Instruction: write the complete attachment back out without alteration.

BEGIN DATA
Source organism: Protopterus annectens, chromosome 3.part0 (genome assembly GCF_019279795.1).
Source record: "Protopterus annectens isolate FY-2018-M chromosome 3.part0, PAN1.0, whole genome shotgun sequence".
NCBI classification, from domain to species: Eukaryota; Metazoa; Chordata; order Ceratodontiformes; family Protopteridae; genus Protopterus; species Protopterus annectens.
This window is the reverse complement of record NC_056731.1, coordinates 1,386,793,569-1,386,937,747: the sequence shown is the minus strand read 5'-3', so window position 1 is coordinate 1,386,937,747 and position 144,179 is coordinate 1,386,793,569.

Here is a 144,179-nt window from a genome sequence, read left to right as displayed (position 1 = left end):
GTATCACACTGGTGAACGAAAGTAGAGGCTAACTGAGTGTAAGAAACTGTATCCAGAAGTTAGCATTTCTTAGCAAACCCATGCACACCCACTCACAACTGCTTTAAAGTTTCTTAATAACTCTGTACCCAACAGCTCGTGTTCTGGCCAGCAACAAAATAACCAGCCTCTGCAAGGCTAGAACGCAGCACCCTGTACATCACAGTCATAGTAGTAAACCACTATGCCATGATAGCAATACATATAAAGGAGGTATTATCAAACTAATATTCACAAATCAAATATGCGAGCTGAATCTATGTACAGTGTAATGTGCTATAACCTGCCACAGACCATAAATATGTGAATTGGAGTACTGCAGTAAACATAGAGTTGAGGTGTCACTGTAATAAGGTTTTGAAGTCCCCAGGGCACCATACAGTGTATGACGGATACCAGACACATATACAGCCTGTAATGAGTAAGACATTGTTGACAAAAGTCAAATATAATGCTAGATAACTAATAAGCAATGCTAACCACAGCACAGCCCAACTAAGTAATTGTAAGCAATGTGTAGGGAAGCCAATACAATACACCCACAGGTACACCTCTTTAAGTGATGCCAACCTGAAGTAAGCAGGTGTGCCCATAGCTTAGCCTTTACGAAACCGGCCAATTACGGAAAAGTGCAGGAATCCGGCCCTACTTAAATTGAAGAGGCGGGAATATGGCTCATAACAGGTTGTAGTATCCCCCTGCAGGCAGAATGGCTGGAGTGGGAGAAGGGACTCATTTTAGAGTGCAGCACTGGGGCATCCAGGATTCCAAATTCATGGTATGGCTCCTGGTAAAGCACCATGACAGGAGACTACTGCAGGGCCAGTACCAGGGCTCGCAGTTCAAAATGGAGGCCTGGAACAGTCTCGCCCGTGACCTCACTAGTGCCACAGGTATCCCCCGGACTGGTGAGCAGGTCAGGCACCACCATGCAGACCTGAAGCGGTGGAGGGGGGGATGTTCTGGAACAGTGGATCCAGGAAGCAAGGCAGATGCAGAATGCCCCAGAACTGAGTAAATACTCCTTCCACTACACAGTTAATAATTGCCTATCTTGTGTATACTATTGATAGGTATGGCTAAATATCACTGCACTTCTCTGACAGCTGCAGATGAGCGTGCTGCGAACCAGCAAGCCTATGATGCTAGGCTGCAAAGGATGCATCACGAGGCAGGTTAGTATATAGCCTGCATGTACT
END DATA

Source organism: Protopterus annectens, chromosome 3.part0 (genome assembly GCF_019279795.1).
Source record: "Protopterus annectens isolate FY-2018-M chromosome 3.part0, PAN1.0, whole genome shotgun sequence".
NCBI classification, from domain to species: Eukaryota; Metazoa; Chordata; order Ceratodontiformes; family Protopteridae; genus Protopterus; species Protopterus annectens.
This window is the reverse complement of record NC_056731.1, coordinates 1,386,793,569-1,386,937,747: the sequence shown is the minus strand read 5'-3', so window position 1 is coordinate 1,386,937,747 and position 144,179 is coordinate 1,386,793,569.

Here is a 144,179-nt window from a genome sequence, read left to right as displayed (position 1 = left end):
GTATCACACTGGTGAACGAAAGTAGAGGCTAACTGAGTGTAAGAAACTGTATCCAGAAGTTAGCATTTCTTAGCAAACCCATGCACACCCACTCACAACTGCTTTAAAGTTTCTTAATAACTCTGTACCCAACAGCTCGTGTTCTGGCCAGCAACAAAATAACCAGCCTCTGCAAGGCTAGAACGCAGCACCCTGTACATCACAGTCATAGTAGTAAACCACTATGCCATGATAGCAATACATATAAAGGAGGTATTATCAAACTAATATTCACAAATCAAATATGCGAGCTGAATCTATGTACAGTGTAATGTGCTATAACCTGCCACAGACCATAAATATGTGAATTGGAGTACTGCAGTAAACATAGAGTTGAGGTGTCACTGTAATAAGGTTTTGAAGTCCCCAGGGCACCATACAGTGTATGACGGATACCAGACACATATACAGCCTGTAATGAGTAAGACATTGTTGACAAAAGTCAAATATAATGCTAGATAACTAATAAGCAATGCTAACCACAGCACAGCCCAACTAAGTAATTGTAAGCAATGTGTAGGGAAGCCAATACAATACACCCACAGGTACACCTCTTTAAGTGATGCCAACCTGAAGTAAGCAGGTGTGCCCATAGCTTAGCCTTTACGAAACCGGCCAATTACGGAAAAGTGCAGGAATCCGGCCCTACTTAAATTGAAGAGGCGGGAATATGGCTCATAACAGGTTGTAGTATCCCCCTGCAGGCAGAATGGCTGGAGTGGGAGAAGGGACTCATTTTAGAGTGCAGCACTGGGGCATCCAGGATTCCAAATTCATGGTATGGCTCCTGGTAAAGCACCATGACAGGAGACTACTGCAGGGCCAGTACCAGGGCTCGCAGTTCAAAATGGAGGCCTGGAACAGTCTCGCCCGTGACCTCACTAGTGCCACAGGTATCCCCCGGACTGGTGAGCAGGTCAGGCACCACCATGCAGACCTGAAGCGGTGGAGGGGGGGATGTTCTGGAACAGTGGATCCAGGAAGCAAGGCAGATGCAGAATGCCCCAGAACTGAGTAAATACTCCTTCCACTACACAGTTAATAATTGCCTATCTTGTGTATACTATTGATAGGTATGGCTAAATATCACTGCACTTCTCTGACAGCTGCAGATGAGCGTGCTGCGAACCAGCAAGCCTATGATGCTAGGCTGCAAAGGATGCATCACGAGGCAGGTTAGTATATAGCCTGCATGTACT